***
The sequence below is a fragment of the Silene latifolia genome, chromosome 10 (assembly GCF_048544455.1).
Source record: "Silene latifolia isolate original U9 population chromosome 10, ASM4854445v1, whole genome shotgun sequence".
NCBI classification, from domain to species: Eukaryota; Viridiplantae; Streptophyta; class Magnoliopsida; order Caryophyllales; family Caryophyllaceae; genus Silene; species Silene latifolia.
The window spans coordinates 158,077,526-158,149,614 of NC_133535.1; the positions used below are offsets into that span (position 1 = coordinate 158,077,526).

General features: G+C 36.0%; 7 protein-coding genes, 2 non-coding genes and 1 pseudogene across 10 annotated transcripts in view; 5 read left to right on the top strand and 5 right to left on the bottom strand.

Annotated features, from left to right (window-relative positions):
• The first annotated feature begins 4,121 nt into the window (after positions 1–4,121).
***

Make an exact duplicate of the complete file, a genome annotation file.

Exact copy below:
The sequence below is a fragment of the Silene latifolia genome, chromosome 10 (assembly GCF_048544455.1).
Source record: "Silene latifolia isolate original U9 population chromosome 10, ASM4854445v1, whole genome shotgun sequence".
NCBI classification, from domain to species: Eukaryota; Viridiplantae; Streptophyta; class Magnoliopsida; order Caryophyllales; family Caryophyllaceae; genus Silene; species Silene latifolia.
The window spans coordinates 158,077,526-158,149,614 of NC_133535.1; the positions used below are offsets into that span (position 1 = coordinate 158,077,526).

General features: G+C 36.0%; 7 protein-coding genes, 2 non-coding genes and 1 pseudogene across 10 annotated transcripts in view; 5 read left to right on the top strand and 5 right to left on the bottom strand.

Annotated features, from left to right (window-relative positions):
• The first annotated feature begins 4,121 nt into the window (after positions 1–4,121).